“Articulation is how much detail there is in the movement. How many drawings for a particular amount of time on screen. Quality animation is all about detail and movement.”Will Gadea, IdeaRocket Creative Director, and Founder
GIF via Future Reality Lab
Creating high-quality, Hollywood-style animations is as easy as clicking a few buttons with modern video editing software. There are countless video editing effects that animators use to elevate their videos. One popular method is to create keyframing animations.
Adding keyframing animations to your video is an easy way to enhance your footage without learning any special in-depth animation skills. This makes it ideal for new animators with limited industry experience who want to make their mark on the animation industry.
This extremely versatile technique can be applied to many aspects of your videos. All you need is creativity and a basic understanding of keyframing animations to use it to your advantage.
In this blog, we’ll teach you how to improve the quality of your animations through keyframing. By the end of this blog, you’ll know all the basics of keyframing and how to use it.
What is Keyframing?
GIF via School of Motion
Many factors go into professional animation, but keyframe frequency and articulation are at the top of the list. Animation is made of numerous frames, and when those frames are shown at a certain speed, we perceive the individual frames as moving images.
Keyframes are the important frames that contain information on a start and end point of movement. A keyframe relays information about two things: first, it tells you what the action of your frame is at a certain point in time; second, it tells you what time that action occurs.
Keyframing is the process of indicating the beginning and end of a specific animation and allowing your editing program to fill in the transition between these two points. This filling-in creates the illusion of continuity between the still images of each keyframe marker.
Simply put, keyframes are the markers or anchor points that animators use to indicate how they want their animations to look at a specific time. Keyframes are used to create keyframe intervals that tell an editing program where one clop should transition from one state to another in a specified time.
In other words, keyframes contain states of how you want things to be, whether it’s a zoom amount, a specific color, or any of hundreds of possible parameters and thousands of possible combinations of parameters.
As the animation plays between the keyframes, your editing program calculates steps between the two states. It then interpolates intermediate frames between the keyframes and creates a natural flow between one state to the next.
A state is a combination of parameters. States can be very complex and involve many parameters, like size, shape, color, rotation, brightness, and many more, which can change between keyframes. With so many independent parameters under your control, you can create amazingly sophisticated animations and effects with keyframing.
Each quality that you change in a given keyframe is called a parameter. You can adjust as many parameters as you want with keyframes, and your editing program will automatically transition from your desired starting point to your ending point.
Keyframe interpolation is the movement by which your desired parameters reach their end state. While your editing program determines much of this transition itself, you still have some control over how your animation moves throughout your video and transforms into your desired state.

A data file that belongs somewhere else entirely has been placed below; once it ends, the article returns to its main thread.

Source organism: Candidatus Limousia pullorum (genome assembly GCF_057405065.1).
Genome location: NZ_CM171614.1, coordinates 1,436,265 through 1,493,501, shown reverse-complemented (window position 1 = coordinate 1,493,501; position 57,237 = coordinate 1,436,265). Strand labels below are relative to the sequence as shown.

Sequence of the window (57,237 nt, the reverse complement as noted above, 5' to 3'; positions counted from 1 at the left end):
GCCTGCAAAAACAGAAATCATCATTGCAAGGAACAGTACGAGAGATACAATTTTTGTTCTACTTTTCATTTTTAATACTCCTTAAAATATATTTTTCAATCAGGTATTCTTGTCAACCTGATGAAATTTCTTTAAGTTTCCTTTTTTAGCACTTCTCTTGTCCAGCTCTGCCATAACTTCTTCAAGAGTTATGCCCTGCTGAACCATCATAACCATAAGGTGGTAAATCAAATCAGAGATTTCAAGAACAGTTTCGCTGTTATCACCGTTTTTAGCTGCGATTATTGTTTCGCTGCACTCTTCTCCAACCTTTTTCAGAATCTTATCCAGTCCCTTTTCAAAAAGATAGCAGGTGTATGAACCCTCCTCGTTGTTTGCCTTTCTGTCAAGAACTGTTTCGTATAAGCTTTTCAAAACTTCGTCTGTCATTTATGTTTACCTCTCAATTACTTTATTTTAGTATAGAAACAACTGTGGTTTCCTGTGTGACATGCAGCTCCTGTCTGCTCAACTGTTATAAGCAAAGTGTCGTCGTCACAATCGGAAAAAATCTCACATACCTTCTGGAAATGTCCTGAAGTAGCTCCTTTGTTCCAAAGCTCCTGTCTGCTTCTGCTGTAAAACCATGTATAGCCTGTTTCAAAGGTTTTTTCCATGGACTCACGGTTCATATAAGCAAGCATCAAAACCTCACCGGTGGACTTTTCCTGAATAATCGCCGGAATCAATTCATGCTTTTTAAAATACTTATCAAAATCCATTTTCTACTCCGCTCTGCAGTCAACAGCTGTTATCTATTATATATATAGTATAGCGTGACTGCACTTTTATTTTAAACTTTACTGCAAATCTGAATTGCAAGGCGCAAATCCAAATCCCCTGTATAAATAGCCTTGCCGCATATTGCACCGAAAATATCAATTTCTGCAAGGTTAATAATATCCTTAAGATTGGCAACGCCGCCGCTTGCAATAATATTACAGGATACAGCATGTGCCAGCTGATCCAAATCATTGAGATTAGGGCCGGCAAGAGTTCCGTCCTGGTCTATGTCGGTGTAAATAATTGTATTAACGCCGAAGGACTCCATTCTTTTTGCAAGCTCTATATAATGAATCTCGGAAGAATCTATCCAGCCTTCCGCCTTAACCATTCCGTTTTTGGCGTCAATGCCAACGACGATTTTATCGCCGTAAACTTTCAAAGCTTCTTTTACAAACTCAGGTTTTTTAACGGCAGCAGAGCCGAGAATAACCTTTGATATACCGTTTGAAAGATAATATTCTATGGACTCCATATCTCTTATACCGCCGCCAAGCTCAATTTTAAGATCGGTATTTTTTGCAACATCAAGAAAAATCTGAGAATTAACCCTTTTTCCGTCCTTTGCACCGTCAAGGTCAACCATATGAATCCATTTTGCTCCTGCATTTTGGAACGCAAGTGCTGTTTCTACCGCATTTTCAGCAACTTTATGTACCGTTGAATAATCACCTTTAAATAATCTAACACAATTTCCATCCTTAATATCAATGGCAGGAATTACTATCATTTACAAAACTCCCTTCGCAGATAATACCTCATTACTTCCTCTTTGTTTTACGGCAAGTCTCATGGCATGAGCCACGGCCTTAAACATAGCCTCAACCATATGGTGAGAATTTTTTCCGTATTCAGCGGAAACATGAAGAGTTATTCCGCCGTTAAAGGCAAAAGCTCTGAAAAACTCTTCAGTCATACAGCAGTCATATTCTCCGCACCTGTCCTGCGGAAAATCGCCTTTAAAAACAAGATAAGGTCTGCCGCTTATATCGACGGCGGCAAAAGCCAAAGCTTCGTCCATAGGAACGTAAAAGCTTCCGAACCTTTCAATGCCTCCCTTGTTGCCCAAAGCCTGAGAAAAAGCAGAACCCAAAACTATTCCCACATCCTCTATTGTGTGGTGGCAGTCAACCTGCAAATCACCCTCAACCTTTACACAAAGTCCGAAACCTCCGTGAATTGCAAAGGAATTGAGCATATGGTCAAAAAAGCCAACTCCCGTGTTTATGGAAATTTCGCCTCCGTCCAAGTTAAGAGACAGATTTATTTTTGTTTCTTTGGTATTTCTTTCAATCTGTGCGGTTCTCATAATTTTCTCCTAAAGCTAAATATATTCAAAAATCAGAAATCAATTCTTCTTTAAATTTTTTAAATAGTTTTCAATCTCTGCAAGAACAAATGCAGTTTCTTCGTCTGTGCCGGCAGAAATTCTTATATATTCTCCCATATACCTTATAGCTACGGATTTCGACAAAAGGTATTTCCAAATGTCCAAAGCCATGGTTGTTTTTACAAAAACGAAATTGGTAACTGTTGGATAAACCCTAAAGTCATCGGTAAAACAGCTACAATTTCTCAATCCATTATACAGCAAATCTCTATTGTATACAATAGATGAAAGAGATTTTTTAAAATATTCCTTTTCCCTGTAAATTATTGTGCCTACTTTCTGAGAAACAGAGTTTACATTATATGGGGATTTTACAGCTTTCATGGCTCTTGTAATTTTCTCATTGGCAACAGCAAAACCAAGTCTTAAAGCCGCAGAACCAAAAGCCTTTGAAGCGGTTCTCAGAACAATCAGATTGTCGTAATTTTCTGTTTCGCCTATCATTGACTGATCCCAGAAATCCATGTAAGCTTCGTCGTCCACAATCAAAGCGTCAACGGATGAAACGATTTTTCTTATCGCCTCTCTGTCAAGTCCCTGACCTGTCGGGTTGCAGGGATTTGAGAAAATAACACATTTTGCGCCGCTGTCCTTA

However, you have to remember that less is more when it comes to keyframes. It's very easy to add keyframes to everything, and you will soon be faced with a timeline that looks intimidating at best and unusable at worst. Keep it simple for the best results.
Using keyframes may sound intimidating, but programs like PowerDirector, Adobe, and Blender make it easy to learn how to use these editing tools to your advantage. Once you know the basics of keyframes, keyframe interpolation, keyframe interval, and keyframe animation, you can use these animation techniques to create custom animations and transitions in just a few seconds.
The Benefits of Keyframing Animations
Keyframing allows you to smoothly implement transitions on overlays, animations, and other parameters over a given period. Using keyframes creates clean, natural movement, removing the manual labor involved in creating animations from scratch.
Keyframes also allow you to customize the effects' duration in your video. Instead of adding an overlay to the entire clip, you can fade the effect in and out over the exact period in which you would like it to appear.
Animators typically use keyframes to implement a wide range of effects and transitions in their animations, including camera effects like panning from side to side, zooming in or out, and rotating the video.
Other visual effects can also be added to your animations, including fading out to 0% opacity and adding overlays. You can also animate an object and change its scale or position with keyframes.
Most editing programs offer a variety of interpolation methods, and the one you should use depends on your parameters and your desired effects.
If you want your movement to look natural enough that viewers may not notice, utilizing Bezier interpolation will help you create this effect. If you want your change to be sudden, such as a surprising fade to black, hold interpolation will help you produce this movement.
Without keyframes, your animation would jump from one position to the next like a flipbook. You would have to insert more positions to create a smoother finished product. Playing around with your keyframes and interpolation methods is the best way to achieve your desired movements.
Tips for Keyframing Animations
- Design a Good Rig
Like most things in animation, keyframing can be a time-consuming and intricate task. You can make things easier for yourself by ensuring that you have a clean and easy-to-understand rig.
This will make it easier for you to find what you need without searching through seemingly endless hierarchies. You will be able to concentrate only on the parts that you are animating at any given time.
Some editing programs also allow you to add keyframes directly, meaning that you don’t need to lose focus on the actual motion you are working on.
- Don’t Keyframe Everything
Keyframing animation is made easy with modern technology and editing programs that often have a default set of parameters that will be keyframed when you hit the record button. Usually, these include position, rotation, and scale, and sometimes a point level or parameter option too.
While this has the potential to make your life as an animator a lot simpler, you should try to avoid recording anything that you don't choose yourself. You need absolute control to make sure your animation turns out exactly the way you want it to.